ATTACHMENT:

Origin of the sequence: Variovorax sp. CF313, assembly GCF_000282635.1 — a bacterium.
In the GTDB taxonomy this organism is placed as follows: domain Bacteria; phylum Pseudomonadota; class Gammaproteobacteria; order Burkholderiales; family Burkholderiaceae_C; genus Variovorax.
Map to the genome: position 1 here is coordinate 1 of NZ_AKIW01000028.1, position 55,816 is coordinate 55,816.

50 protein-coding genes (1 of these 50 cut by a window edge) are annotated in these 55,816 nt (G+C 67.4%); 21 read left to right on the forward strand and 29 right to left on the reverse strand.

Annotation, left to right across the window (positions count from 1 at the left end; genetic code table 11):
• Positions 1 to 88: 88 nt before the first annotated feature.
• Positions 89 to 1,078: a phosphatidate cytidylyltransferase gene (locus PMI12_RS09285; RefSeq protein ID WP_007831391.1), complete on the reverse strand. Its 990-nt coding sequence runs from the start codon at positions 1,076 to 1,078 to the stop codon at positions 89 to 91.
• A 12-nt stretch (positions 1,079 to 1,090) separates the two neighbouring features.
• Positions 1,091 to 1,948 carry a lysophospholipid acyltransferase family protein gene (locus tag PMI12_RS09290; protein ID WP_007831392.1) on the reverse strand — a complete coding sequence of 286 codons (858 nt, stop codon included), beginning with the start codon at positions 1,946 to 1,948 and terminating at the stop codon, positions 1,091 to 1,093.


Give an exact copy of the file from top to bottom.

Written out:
Origin of the sequence: Variovorax sp. CF313, assembly GCF_000282635.1 — a bacterium.
In the GTDB taxonomy this organism is placed as follows: domain Bacteria; phylum Pseudomonadota; class Gammaproteobacteria; order Burkholderiales; family Burkholderiaceae_C; genus Variovorax.
Map to the genome: position 1 here is coordinate 1 of NZ_AKIW01000028.1, position 55,816 is coordinate 55,816.

50 protein-coding genes (1 of these 50 cut by a window edge) are annotated in these 55,816 nt (G+C 67.4%); 21 read left to right on the forward strand and 29 right to left on the reverse strand.

Annotation, left to right across the window (positions count from 1 at the left end; genetic code table 11):
• Positions 1 to 88: 88 nt before the first annotated feature.
• Positions 89 to 1,078: a phosphatidate cytidylyltransferase gene (locus PMI12_RS09285; RefSeq protein ID WP_007831391.1), complete on the reverse strand. Its 990-nt coding sequence runs from the start codon at positions 1,076 to 1,078 to the stop codon at positions 89 to 91.
• A 12-nt stretch (positions 1,079 to 1,090) separates the two neighbouring features.
• Positions 1,091 to 1,948 carry a lysophospholipid acyltransferase family protein gene (locus tag PMI12_RS09290; protein ID WP_007831392.1) on the reverse strand — a complete coding sequence of 286 codons (858 nt, stop codon included), beginning with the start codon at positions 1,946 to 1,948 and terminating at the stop codon, positions 1,091 to 1,093.